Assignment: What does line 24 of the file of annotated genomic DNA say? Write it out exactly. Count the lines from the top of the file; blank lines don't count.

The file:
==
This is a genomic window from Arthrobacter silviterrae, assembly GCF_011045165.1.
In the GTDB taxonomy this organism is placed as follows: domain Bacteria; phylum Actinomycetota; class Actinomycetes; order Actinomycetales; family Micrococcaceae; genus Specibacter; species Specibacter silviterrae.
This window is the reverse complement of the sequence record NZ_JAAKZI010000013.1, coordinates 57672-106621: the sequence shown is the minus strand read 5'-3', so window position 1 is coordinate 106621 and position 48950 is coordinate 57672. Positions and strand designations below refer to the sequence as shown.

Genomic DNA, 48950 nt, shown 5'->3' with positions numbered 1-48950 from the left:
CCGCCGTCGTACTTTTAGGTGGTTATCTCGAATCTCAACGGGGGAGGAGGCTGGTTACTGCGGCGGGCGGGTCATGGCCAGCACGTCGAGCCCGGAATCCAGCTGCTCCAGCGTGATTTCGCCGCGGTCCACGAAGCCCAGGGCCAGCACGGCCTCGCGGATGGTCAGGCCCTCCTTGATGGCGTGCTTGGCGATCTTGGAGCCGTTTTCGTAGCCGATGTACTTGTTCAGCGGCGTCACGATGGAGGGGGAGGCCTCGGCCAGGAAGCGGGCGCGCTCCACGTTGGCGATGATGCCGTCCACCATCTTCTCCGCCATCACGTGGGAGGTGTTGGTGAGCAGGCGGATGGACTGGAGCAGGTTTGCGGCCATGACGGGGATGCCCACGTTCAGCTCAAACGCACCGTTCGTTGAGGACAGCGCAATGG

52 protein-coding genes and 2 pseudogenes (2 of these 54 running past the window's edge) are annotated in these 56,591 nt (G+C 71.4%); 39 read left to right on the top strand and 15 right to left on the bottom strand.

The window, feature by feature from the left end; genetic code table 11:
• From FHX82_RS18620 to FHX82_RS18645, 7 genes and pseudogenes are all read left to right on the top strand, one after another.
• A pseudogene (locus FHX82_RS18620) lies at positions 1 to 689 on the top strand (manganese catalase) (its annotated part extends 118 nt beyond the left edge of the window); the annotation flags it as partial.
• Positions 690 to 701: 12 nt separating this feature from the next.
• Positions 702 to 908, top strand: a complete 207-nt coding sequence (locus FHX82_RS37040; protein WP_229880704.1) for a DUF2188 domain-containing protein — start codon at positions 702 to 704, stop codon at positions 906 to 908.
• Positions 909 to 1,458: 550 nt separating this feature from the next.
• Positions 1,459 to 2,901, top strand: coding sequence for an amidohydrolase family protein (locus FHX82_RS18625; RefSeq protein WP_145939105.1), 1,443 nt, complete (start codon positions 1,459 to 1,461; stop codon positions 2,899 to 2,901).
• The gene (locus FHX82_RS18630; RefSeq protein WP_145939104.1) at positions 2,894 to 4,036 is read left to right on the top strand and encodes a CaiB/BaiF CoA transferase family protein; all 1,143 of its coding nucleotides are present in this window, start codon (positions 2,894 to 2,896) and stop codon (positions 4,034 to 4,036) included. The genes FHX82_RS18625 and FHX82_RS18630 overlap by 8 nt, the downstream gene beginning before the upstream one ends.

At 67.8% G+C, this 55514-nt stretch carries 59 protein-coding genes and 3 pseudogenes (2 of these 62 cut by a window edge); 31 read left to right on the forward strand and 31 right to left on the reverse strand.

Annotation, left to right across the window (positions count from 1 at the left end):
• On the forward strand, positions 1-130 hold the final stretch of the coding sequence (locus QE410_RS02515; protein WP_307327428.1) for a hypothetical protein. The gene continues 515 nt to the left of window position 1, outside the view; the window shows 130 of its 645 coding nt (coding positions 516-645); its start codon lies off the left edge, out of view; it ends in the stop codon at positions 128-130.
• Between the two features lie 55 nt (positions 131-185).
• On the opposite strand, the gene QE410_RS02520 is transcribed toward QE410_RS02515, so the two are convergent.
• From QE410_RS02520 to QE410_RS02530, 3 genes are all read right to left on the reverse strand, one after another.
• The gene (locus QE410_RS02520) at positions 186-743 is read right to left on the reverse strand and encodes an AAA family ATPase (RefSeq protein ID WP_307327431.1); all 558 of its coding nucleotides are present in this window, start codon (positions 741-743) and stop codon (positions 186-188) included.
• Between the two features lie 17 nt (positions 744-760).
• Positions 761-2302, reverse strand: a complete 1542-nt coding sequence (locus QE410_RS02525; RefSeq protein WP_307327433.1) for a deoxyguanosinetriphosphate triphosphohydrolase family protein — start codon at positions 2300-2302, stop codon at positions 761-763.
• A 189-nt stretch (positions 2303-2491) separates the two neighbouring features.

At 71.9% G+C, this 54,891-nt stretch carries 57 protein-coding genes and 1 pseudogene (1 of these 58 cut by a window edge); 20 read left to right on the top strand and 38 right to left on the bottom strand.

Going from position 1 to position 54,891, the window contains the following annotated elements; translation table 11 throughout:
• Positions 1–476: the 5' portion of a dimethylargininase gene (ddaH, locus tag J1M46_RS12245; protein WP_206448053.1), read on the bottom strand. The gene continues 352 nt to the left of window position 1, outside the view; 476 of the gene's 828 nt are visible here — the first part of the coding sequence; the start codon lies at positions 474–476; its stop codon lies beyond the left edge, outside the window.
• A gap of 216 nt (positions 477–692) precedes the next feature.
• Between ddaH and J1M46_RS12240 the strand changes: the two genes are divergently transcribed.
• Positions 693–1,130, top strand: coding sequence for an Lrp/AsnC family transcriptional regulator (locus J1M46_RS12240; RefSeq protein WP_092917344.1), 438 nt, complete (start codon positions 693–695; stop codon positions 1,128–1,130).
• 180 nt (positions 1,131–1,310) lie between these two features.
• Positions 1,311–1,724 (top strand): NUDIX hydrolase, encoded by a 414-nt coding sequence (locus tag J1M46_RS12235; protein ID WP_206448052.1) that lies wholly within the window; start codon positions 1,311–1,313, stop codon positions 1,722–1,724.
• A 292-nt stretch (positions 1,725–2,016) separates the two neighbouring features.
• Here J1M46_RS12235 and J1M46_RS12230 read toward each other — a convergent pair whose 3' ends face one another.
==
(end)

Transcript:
• A 189-nt stretch (positions 2303-2491) separates the two neighbouring features.